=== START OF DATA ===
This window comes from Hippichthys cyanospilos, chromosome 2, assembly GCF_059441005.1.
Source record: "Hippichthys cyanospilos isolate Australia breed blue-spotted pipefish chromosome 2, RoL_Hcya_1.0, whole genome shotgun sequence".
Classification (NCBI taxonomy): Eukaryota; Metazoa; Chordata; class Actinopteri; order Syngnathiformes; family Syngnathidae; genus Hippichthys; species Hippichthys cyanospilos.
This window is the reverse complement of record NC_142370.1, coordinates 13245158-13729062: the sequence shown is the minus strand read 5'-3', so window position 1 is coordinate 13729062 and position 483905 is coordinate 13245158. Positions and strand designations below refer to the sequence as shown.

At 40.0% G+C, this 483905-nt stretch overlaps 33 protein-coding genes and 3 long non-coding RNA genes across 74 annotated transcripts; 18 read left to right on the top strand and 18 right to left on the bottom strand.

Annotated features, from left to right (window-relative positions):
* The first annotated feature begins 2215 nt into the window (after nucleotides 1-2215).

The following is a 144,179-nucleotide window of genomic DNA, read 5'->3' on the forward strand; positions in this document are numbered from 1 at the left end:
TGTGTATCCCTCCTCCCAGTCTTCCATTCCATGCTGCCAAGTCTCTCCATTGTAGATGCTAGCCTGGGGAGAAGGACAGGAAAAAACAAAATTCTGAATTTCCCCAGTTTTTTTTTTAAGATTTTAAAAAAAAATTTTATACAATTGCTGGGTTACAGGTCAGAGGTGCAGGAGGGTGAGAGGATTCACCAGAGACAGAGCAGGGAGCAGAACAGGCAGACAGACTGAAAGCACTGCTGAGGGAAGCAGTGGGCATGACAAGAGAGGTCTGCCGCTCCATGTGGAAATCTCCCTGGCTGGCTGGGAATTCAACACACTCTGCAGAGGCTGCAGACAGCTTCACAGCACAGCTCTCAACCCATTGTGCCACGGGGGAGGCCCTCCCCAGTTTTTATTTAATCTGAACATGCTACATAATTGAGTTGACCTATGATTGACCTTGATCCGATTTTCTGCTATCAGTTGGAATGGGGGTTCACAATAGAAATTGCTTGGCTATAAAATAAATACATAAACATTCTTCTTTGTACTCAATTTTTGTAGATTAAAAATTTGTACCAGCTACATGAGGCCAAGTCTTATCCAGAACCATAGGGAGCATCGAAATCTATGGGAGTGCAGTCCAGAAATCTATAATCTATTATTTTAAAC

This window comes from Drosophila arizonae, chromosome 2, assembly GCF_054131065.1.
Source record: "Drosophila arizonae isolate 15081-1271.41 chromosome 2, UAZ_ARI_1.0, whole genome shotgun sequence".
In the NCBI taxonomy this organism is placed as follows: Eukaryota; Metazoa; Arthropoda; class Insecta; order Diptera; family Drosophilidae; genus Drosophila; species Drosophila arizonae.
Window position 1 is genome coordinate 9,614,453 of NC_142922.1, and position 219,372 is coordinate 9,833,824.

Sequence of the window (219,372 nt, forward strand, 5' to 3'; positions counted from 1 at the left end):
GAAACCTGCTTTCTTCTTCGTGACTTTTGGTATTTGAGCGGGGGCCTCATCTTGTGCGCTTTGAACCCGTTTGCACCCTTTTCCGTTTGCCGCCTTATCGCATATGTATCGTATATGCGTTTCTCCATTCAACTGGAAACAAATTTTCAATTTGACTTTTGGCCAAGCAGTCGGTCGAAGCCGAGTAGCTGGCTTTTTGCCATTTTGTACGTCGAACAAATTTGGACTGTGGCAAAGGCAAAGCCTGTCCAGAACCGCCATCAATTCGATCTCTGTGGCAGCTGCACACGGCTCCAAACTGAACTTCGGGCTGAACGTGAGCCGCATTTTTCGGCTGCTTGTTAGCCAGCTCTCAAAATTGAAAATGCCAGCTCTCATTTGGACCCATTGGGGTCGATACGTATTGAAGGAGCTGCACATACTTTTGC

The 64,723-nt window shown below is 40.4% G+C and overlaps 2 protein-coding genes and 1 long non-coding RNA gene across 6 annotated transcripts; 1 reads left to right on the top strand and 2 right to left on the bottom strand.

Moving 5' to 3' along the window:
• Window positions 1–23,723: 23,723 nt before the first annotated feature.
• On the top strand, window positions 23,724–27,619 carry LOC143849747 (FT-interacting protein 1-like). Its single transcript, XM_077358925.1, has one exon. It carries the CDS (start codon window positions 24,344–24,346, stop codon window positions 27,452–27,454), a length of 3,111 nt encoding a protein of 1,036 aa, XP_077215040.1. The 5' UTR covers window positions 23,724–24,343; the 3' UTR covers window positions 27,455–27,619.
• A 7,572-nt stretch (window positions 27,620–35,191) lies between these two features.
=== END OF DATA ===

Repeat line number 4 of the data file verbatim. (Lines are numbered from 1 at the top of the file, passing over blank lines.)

This window is the reverse complement of record NC_142370.1, coordinates 13245158-13729062: the sequence shown is the minus strand read 5'-3', so window position 1 is coordinate 13729062 and position 483905 is coordinate 13245158. Positions and strand designations below refer to the sequence as shown.